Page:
Micropoetry Monday: Children of the Blue and the Grey

Children of the Blue and the Gray

The Shutterfly edition

It wasn’t that she wasn’t adventurous—
it was just that she lived all her adventures in bed—
under the covers & between the pages,
where she didn’t have to worry about dealing with anti-Americanism,
language barriers,
or diseases she’d thought didn’t exist anymore.
She was dust jackets,
they were bullet-proof vests.

After a childhood of climbing over mountains of forgotten Amazon purchases,
wading through an ocean of every free tee-shirt they had ever received,
walking through the labyrinth of towers of cardboard boxes,
& pushing aside stacks of unopened junk mail
to find a place at the kitchen table for the TV dinners they never ate together,
Pamela Comstock eventually tunneled her way out—
only for her husband to never understand why
his wife was always throwing things away—
receipts in the store rubbish before the groceries even made it home,
cardboard boxes he tried to save for their next move,
& junk mail he never got a chance to look at.
He never understood why they had to give away an old sheet set
whenever they bought a new one,
or why they could only have 8 forks & not a tine more,
& why reusable gift bags gave her anxiety.
He did not understand her addiction to containers
for those things she could not give away—
clothes for the next baby,
non-virtual photo albums,
& Christmas decorations.
For Pamela spent her time not acquiring things
but stockpiling memories, stories, & experiences
so that her head became that place
where she dumped all her clutter—
a place where no one could see
& no one could judge.

He was a book reviewer,
she, a food critic.
He loved trashing the words of others
with his own,
their food,
with words of her own.
But when the writers threw their words
back at him,
& the chefs turned the dining tables
back on her,
they discovered that he couldn’t write
any more than she could cook—
that they were nothing but alphabet soup
right out of the can.

Summer mini-writing workshop: More writing truths (with examples)


Just as Studs Terkel wrote about average folks who worked lowly jobs, write about the relatable. We all love stories about the everyman or everywoman. https://sarahleastories.com/2015/04/10/poem-a-day-writers-digest-challenge-9-theme-work/

The how behind something can be even more entertaining than the why. https://sarahleastories.com/2015/04/10/poem-a-day-writers-digest-challenge-10-theme-how-blank/

For better or worse, from every relationship, we can find one takeaway. https://sarahleastories.com/2016/04/28/poem-a-day-2016-writers-digest-challenge-28-theme-important-blank/

Sometimes, the real story is what happens the day after. https://sarahleastories.com/2015/12/29/writers-digest-wednesday-poetry-prompt-333-theme-exhaustion/

Listicles are more likely to be read than an essay. (My condolences to English professors everywhere.) People like their information to come in tweet-sized packages. https://sarahleastories.com/2015/09/29/10-myths/

Headlines are deadlines, the stories, the lifelines. https://sarahleastories.com/2015/11/28/poem-a-day-writers-digest-challenge-27-theme-leftovers

Sometimes, the story half-writes itself. https://sarahleastories.com/2015/05/01/poem-a-day-writers-digest-challenge-30-theme-bury-the-blank/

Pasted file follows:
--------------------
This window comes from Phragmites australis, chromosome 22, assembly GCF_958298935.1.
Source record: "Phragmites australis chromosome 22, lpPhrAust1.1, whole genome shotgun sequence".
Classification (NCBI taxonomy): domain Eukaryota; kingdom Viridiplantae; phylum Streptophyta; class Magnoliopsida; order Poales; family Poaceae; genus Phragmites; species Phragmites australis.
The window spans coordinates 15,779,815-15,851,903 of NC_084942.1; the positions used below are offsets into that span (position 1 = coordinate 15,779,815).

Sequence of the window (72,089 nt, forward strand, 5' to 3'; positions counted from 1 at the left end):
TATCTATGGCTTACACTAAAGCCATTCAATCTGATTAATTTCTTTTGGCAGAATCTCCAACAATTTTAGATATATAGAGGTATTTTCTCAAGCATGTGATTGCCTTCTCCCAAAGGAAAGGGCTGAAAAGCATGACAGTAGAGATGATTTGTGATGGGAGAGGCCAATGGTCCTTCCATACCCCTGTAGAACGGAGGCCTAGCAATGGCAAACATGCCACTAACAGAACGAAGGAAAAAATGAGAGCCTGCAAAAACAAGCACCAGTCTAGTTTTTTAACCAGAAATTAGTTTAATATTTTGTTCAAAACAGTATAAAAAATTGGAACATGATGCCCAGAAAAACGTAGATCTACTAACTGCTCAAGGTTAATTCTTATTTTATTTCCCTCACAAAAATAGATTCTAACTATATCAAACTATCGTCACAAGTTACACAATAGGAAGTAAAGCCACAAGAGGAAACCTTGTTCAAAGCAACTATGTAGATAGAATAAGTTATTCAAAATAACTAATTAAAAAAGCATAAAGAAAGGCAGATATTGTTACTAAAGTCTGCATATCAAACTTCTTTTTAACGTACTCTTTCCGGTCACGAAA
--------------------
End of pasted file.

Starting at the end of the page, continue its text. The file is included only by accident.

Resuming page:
Our environment has a profound effect on who we are. We all absorb our surroundings—we just internalize them differently. https://sarahleastories.com/2017/04/01/poem-a-day-2017-writers-digest-challenge-1-theme-reminiscing/

Love stories don’t have to involve romance. https://sarahleastories.com/2015/11/15/poem-a-day-writers-digest-challenge-11-theme-animal/

We’re often nostalgic for things that were wonderful in their time but are relics in retrospect. Shared nostalgia illuminates a generation of people. https://sarahleastories.com/2017/11/30/writers-digest-november-poem-a-day-2017-challenge-30-theme-back-in-the-day/

There is a story behind every recipe (or in every recipe). https://sarahleastories.com/2017/11/27/writers-digest-november-poem-a-day-2017-challenge-27-theme-blank-of-blank/

Even if a word doesn’t have a place in your speaking, it just might have a place in your writing. https://sarahleastories.com/2018/04/25/poem-a-day-april-2018-writers-digest-challenge-25-theme-intriguing-seldom-used-word/

Micropoetry Monday: Children of the Blue and the Gray

Children of the Blue and the Gray

The Shutterfly edition

They were the invisible children—
these homeschoolers that came in a batch
known as a baker’s dozen.
Under an opaque bell jar,
numbered like players on God’s team,
they were but paper flowers
left in the attic to disintegrate.

She had come from a broken home
of broken bones,
& when she conceived,
she feared for the softness
of those bones,
& hardened her heart
so that she could give
those bones away.

The parents sacrificed themselves,
so their children would have a better life,
even as those same children, like adults,
sacrificed the future for their convenience.

Summer mini-writing workshop: Writing truths


Save everything. If a stanza doesn’t fit in one poem, don’t force it in. That’s the beauty of mitosis. Not every piece has to be part of the same puzzle.

I’ve often found myself writing backstory on my characters, only to cut it all out and paste it elsewhere (or not). You don’t have to use everything you write or know about your characters. Sometimes, that’s just for your information.

Well-told stories, however fantastical the circumstances, if written with believable characters, become part of our alternate realities.

I love a story chock full of symbolism, but never make any literary device (or gimmick) more important than the story itself. It’s either about the characters or plot, or, ideally, both.